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Gamasutra editor Alex Wawro continues our annual series of year-end roundups by looking back at some of the biggest events that shaped the industry in 2015.
With weeks to go until we close the book on 2015, what will you remember most about the year that was?
As the staff of Gamasutra gathered to answer that question, we looked back at the big news of the year and saw a handful of moments that shook the industry in ways too powerful to ignore.
Yesterday we ran down some of the top trends that defined the game industry in 2015, so today let’s get a bit more specific and talk about some of the big events that seem likely to shape the course of the industry for years to come.
The game industry runs on money, so when nearly $6 billion of it gets thrown around in a single deal it’s hard not to sit up and take notice. At the same time, the fact that an entrenched console/PC game publisher Activision Blizzard jumped headfirst into the mobile market by acquiring Candy Crush Saga-powered King was a deal so big that, honestly, it can be hard to guess at how it will meaningfully affect the industry in the near future.
But we already have a great example of how the sort of modern mobile game design tricks refined to perfection by companies like King can be meshed with a popular franchise to create a chart-topping, industry-shaping game: Hearthstone.
Activision Blizzard has reportedly seen remarkable revenue from the F2P digital card game, which has buoyed company earnings reports amid the slow, steady decline of company cash cow World of Warcraft and, as CEO Bobby Kotick told investors recently, inspired Activision-Blizzard to "think about [mobile] opportunities differently."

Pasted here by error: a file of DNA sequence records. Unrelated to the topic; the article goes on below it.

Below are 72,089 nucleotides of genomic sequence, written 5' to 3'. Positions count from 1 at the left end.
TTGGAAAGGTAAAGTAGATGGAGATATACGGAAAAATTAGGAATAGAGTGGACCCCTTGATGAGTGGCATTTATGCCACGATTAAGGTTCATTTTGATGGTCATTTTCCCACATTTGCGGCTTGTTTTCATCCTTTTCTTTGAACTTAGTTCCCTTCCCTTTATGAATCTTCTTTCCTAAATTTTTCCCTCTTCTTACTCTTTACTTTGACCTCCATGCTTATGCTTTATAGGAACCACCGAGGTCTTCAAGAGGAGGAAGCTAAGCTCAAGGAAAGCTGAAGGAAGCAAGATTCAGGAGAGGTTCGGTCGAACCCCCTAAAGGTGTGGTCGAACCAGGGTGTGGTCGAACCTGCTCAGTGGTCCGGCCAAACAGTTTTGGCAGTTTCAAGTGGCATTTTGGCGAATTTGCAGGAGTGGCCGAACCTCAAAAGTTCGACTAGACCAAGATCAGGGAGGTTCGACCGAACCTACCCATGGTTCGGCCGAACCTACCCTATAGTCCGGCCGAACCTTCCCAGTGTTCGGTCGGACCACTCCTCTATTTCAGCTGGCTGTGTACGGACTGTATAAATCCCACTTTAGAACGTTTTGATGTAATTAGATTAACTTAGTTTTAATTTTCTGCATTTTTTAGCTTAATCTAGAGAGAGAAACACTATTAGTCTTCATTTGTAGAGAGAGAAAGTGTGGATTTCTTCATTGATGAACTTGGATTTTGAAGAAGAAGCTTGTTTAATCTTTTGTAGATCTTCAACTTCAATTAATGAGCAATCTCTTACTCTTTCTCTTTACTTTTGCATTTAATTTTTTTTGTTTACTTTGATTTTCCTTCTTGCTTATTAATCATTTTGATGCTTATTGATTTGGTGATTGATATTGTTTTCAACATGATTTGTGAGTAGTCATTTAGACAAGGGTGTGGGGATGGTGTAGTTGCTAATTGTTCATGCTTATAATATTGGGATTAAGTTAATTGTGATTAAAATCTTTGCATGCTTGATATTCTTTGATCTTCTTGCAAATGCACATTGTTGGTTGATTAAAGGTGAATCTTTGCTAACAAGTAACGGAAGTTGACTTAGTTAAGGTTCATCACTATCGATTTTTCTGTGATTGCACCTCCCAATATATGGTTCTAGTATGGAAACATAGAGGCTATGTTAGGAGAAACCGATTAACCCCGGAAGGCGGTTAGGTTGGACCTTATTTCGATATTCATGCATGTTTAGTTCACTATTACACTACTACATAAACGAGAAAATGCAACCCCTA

So when it drops a cool $6 billion on a profitable F2P mobile game firm with an established audience Activision Blizzard’s core franchises don’t typically reach, you have to figure that presages big changes for both the mobile and the console markets in the years ahead.
This year also marked a big mobile shift for Nintendo, but if Activision Blizzard jumped into the market headfirst it’s perhaps more appropriate to mark 2015 as the year Nintendo joined hands with DeNA and cautiously waded into the shallow end of the mobile game business.
Still, even the cautious steps it’s taken by partnering with DeNA and promising to design games and game-like apps for mobile devices is a seismic shift for a company whose leaders decried mobile games in recent years as bad for developers.
Mobile games -- and by extension, mobile game makers -- have long been perceived to be somewhat apart and at odds with their compatriots on console and PC. Nintendo is one of the oldest game companies in the business, and by shifting this year to publicly embrace the mobile market it presages a near future where the rift between platforms is mended -- a future where game designers are encouraged to experiment with new ideas on new platforms.
This was the year we shut the book on Ouya and, with it, the promise of a modern-day microconsole that was open to all and (crowd)funded by the people.
And what a promise it was! Ouya was not the first or the last microconsole, but it was certainly the most hyped in recent memory. It’s multi-million dollar success on Kickstarter back in 2012 almost certainly inspired companies like MadCatz, Razer and Nvidia to pour resources into making their own microconsoles, which makes it all the more remarkable that Razer came full-circle and bought out Ouya’s brand and talent in an all-cash deal earlier this year.